With my oldest heading off to college this fall, I’ve found myself in a sort of panic mode, mostly because I’m not sure if she knows everything she needs to know before she leaves. You worry so much about them eating their vegetables and getting enough sleep, but then you forget to teach them how to make their own doctor’s appointments. I blame time! It’s really not very nice, is it?

Thankfully, we have seasoned moms on our team to help guide us neophytes along the way, not to mention some fantastic podcast guests who have shared their infinite wisdom and bestselling books.

With that in mind, here are 10 things you will probably want to make sure your kids know before they leave the roost. And to be clear: Every kid is different. Duh, I know, obvious statement but some of your younger teens may already know all these things and some of you may have 20-somethings who need help with this stuff. – Kristen 

1. How to make doctor appointments…but more importantly knowing how to advocate for yourself at that doctor appointment. Start teaching this skill a few months before they are out on their own, and the best way is to go with them but tell them beforehand that you will not be doing any talking unless they need you to step in. Help them understand that doctors and nurses are doing a job and sometimes don’t have the time or patience to dig deeper as they should. So, if you don’t feel good about the answers they are giving you, you can ask for more.

2. And dentist appointments. Twice a year. They just gotta do it.

3. How to get their prescriptions refilled. Kids need to know how to order them and when to order them (like not the day you’re running out of them). And, make sure they know how to identify if the pharmacy switches to a generic or a drug that they haven’t been taking (like how to read those labels). It’s important for them to know their medicine and read labels.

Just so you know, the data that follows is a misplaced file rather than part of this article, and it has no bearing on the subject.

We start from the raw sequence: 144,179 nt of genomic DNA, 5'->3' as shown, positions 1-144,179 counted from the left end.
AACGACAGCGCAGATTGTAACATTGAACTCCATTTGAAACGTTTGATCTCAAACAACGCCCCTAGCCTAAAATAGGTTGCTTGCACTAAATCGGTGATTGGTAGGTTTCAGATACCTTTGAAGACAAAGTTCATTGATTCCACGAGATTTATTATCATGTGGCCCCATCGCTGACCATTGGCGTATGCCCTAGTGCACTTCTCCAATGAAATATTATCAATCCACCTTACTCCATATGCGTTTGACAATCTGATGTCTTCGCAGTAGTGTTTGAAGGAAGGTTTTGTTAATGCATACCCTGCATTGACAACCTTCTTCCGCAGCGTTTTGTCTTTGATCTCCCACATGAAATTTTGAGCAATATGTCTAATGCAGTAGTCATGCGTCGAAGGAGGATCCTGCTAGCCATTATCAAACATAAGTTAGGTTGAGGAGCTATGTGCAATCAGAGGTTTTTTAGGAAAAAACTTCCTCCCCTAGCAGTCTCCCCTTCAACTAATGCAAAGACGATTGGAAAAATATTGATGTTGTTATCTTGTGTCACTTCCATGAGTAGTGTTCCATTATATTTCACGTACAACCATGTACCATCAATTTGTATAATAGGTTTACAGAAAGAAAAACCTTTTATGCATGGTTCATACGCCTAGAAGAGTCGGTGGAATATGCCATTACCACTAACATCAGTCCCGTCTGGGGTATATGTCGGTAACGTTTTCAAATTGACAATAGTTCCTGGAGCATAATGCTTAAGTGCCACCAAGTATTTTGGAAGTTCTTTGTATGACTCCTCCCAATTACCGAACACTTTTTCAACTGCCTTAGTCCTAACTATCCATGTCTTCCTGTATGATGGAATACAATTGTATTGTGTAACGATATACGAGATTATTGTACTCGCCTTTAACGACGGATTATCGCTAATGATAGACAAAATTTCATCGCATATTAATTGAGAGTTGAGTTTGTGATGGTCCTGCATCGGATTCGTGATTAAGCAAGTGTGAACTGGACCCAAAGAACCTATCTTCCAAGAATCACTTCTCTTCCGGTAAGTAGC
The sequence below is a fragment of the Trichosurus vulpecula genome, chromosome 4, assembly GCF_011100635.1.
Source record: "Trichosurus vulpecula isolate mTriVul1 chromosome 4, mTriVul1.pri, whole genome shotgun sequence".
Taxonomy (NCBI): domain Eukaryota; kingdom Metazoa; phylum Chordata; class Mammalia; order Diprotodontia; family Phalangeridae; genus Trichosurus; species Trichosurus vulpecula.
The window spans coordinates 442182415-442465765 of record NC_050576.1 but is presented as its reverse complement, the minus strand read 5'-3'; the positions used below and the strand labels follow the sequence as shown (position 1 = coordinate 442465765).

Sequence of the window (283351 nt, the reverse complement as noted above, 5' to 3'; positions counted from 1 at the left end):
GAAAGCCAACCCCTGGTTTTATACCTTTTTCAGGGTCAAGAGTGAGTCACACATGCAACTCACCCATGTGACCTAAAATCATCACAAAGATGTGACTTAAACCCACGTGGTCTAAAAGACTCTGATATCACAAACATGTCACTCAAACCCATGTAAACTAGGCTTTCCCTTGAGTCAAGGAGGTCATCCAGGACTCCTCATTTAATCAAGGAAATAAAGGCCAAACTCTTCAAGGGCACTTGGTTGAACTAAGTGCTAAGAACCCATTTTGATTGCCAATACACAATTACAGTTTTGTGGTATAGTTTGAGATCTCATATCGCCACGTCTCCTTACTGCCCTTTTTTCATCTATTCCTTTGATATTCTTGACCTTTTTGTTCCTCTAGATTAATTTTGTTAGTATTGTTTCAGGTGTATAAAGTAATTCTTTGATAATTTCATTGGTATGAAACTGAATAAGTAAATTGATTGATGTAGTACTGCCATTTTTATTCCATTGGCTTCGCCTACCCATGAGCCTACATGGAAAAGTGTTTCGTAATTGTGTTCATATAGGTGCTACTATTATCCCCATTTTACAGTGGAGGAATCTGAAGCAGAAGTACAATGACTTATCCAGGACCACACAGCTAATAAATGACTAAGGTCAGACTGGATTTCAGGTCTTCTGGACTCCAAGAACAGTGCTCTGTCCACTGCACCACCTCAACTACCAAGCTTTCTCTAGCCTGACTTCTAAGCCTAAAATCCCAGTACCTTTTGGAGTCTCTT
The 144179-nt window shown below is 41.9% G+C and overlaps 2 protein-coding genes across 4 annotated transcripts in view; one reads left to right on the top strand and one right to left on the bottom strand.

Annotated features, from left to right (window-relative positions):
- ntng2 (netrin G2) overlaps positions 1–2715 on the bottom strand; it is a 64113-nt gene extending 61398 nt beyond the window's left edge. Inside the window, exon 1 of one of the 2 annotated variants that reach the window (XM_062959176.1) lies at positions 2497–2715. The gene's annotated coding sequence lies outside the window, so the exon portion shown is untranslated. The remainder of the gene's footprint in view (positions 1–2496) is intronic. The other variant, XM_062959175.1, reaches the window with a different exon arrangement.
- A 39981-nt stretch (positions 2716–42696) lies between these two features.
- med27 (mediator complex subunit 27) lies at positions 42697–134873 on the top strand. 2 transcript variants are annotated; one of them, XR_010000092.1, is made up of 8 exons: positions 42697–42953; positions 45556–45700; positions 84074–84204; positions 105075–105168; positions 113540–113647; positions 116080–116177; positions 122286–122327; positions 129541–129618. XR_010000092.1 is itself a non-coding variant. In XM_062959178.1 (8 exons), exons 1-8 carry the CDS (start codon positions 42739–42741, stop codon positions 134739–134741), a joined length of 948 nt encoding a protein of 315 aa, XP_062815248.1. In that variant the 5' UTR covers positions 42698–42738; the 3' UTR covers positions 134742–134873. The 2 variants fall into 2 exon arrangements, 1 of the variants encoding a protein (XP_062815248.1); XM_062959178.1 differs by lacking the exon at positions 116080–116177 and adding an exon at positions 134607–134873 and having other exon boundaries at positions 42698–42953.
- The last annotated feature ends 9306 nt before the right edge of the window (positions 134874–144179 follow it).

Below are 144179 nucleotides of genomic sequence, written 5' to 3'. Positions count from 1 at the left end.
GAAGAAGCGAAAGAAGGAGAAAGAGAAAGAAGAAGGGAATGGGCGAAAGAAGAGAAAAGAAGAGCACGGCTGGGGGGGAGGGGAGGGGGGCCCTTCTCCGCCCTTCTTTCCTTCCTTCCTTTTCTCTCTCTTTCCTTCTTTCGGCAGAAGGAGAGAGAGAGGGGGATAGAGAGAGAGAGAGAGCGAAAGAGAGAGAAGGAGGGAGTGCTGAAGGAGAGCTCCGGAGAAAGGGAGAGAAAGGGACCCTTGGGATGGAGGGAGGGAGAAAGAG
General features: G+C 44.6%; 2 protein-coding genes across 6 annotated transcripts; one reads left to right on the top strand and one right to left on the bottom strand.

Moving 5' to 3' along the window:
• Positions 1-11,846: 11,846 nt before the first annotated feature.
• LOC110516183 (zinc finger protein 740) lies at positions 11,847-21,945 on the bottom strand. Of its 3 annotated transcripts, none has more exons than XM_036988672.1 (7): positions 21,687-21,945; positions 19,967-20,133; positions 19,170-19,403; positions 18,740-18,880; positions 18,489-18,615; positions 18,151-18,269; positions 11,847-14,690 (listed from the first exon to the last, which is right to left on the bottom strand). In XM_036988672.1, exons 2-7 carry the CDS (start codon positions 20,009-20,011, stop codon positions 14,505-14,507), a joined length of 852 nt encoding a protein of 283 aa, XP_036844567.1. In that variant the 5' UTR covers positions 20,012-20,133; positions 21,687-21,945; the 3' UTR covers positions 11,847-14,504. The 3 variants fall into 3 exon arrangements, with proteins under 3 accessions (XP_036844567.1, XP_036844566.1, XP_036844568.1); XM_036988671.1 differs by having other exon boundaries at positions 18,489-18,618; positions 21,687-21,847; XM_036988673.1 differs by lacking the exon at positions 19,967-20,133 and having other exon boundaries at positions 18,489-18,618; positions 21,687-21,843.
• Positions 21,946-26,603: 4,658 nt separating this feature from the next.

4. How and when to use urgent care vs emergency room. In case of an emergency, do your kids know who to call? (Other than Ghostbusters… sorry just had to). There are lots of great emergency tips here.

5. How a credit card works. A good way to start your kids out with a credit card can be to add them as a user on your own so you can keep an eye on it. Once you feel as though they understand when it’s appropriate to use one, and how to pay it off at the end of the month, you can work with them to upgrade. A lot of parents recommend Discover as a good starting point.

10 things kids need to know before leaving for college | Cool Mom Picks

Read More: How to be an adult, with Julie Lythcott-Haims

6. How to use a laundromat. Assuming they can do their own laundry, taking them on a quick tour of a laundromat if they’re not familiar isn’t a bad idea.

7. How to read prices and save money in the grocery store. If your kids aren’t familiar with grocery shopping and following some sort of budget while doing so, now’s the time. Sure, if they’re going away to a four-year school, they may have a meal plan, but it’s still good for them to understand how far (or not far, really) money goes.

8. The importance of sleep (and self-care overall). Yes, college is the land of all-nighters, but kids need to understand the toll lack of sleep can take on them, not to mention the need to stay hydrated and fuel their bodies with food (and not Monster drinks). Typically, talking about all of this from a health and wellness standpoint, with supporting data, can be very convincing to skeptical teens.

9. What if situations. It’s a good idea to come up with a few scenarios to see what your kids might do, then help direct them to what the best choice would be. Stuff like… “What happens if you get into a car accident?” is a good example.

10. It’s okay to ask for help. Be clear with your kids that if they need help, you are there for them. No matter what time of night. No matter the situation. You are not going to judge them. Their safety and well-being is most important. This is for their own mental health, but also, their physical safety as well. If they’re not comfortable talking to you, make sure to establish safe places for them to go to or call.

This is, by no means, an exhaustive list. But it’s definitely a good start. Anything you want to add? Drop it in the comments.

Photo by Smart on Unsplash